Copenhagen (AFP) – The seasonal melting of Greenland’s vast ice sheet reached record levels this week, data from the Danish Meteorological Institute (DMI) showed.
“We had to check that our models were still working properly,” climate scientist Peter Langen told the agency’s Polar Portal website.
On Monday, around 12 percent of the ice sheet was melting, almost one month earlier than the previous top three dates for when more than 10 percent of the ice had begun to melt
The top three dates for reaching that milestone were previously May 5, 2010, May 8, 1990 and May 8, 2006.
The record coincided with unusually warm weather in the Arctic territory, with temperatures at some weather stations on the ice reaching 10 degrees Celsius (50 degrees Fahrenheit).
A weather station as high up as 1,840 metres (6,037 feet) above sea level on the ice sheet in southwestern Greenland reached a high of 3.1 degrees Celsius.
“This would be a warm day in July, never mind April,” said Robert Fausto, a scientist at the Geological Survey of Denmark.
The warm weather also affected regions outside the ice sheet: In Kangerlussuaq on Greenland’s west coast, the mercury reached 17.8 degrees Celsius, one of the highest April temperatures in Greenland since records began in 1873.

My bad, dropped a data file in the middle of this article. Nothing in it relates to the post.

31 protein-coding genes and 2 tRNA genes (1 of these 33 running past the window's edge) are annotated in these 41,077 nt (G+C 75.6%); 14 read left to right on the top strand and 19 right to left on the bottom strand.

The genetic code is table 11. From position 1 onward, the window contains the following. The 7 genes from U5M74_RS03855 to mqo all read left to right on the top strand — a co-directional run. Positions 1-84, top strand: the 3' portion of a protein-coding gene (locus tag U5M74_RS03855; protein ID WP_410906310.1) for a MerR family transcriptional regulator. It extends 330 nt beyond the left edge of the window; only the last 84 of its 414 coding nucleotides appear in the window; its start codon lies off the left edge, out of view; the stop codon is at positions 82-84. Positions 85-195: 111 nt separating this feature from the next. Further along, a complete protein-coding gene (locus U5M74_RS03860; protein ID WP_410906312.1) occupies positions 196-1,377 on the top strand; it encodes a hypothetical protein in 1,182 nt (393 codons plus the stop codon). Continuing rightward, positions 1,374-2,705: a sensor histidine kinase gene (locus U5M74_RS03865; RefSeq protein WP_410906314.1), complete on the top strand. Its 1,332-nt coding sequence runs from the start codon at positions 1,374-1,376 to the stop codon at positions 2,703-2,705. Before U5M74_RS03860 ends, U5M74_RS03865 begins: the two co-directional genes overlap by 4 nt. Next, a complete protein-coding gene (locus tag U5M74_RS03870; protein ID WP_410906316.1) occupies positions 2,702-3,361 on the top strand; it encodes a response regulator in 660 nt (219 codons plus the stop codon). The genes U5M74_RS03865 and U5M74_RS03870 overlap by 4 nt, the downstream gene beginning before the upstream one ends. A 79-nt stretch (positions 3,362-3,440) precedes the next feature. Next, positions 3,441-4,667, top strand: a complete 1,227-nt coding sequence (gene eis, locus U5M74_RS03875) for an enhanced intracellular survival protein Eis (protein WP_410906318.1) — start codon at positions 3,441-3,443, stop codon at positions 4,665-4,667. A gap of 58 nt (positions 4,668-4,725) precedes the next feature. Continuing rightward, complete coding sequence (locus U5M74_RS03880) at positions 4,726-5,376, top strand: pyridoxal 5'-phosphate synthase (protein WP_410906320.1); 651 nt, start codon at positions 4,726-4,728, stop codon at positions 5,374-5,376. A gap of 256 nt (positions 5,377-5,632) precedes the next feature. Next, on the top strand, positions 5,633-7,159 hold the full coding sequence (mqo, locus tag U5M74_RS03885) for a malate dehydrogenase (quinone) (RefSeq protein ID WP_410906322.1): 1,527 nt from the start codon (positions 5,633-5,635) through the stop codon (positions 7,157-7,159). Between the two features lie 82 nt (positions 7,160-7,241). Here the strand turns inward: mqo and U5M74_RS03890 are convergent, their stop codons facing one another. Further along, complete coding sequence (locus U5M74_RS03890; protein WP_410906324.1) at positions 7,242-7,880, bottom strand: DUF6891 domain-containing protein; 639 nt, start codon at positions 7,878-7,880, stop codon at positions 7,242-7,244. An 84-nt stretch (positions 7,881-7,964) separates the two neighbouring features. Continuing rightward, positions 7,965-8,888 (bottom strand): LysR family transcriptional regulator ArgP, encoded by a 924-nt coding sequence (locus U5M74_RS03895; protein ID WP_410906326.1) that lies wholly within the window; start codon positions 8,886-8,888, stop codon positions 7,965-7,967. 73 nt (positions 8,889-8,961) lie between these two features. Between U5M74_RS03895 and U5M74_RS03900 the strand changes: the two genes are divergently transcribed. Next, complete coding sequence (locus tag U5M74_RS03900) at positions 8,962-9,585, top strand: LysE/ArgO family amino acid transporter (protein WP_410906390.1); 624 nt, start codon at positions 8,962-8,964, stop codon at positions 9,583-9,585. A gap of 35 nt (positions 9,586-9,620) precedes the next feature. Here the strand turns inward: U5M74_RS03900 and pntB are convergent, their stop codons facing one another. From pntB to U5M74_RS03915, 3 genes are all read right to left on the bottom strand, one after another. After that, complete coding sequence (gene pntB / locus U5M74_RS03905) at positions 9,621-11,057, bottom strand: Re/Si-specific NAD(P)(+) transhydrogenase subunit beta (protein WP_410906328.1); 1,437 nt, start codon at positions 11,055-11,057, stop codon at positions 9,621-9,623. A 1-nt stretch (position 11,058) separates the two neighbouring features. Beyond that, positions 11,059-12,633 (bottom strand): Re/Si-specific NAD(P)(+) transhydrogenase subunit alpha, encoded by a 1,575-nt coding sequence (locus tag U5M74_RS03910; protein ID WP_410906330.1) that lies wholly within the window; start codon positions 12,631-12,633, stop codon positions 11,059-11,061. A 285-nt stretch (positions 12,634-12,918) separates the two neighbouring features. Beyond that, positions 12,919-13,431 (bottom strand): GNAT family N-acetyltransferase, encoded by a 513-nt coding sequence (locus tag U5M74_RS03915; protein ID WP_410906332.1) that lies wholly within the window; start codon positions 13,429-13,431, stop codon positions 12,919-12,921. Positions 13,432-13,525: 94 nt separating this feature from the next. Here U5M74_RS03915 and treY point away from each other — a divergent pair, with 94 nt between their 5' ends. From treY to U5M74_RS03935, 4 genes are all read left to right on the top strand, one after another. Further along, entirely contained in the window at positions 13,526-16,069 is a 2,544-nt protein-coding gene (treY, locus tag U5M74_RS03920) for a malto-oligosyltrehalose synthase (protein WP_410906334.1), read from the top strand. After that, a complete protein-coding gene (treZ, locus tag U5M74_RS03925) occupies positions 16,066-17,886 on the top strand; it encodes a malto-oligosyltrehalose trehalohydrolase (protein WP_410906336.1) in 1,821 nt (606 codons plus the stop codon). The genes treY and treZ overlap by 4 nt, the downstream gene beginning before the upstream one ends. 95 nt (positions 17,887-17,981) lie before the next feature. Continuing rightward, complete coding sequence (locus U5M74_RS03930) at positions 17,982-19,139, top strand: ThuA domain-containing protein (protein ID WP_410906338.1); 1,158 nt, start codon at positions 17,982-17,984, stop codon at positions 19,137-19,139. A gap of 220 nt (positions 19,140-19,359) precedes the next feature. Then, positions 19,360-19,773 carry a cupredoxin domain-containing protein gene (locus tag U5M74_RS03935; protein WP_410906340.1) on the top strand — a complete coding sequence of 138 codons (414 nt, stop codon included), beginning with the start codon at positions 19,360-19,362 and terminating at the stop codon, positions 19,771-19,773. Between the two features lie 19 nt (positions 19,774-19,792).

Rain and meltwater at this time of the year typically runs back into the snow and freezes again, but by warming the snow further down it reduces the amount of heating needed to prompt the melting to start again later in the season, DMI said.
The Greenland ice sheet, a potentially massive contributor to rising sea levels, lost mass twice as fast between 2003 and 2010 as during the entire 20th century, researchers said in December.
Greenland ice loss contributed to a global average sea level rise of 25 millimetres (about an inch) between 1990 and 2010 — mainly from surface melt, said the research published in the journal Nature.
The researchers from Europe and Canada said their study was the first to provide observation-based data of Greenland ice sheet loss from the end of the 19th century, when it started to retreat after the Little Ice Age.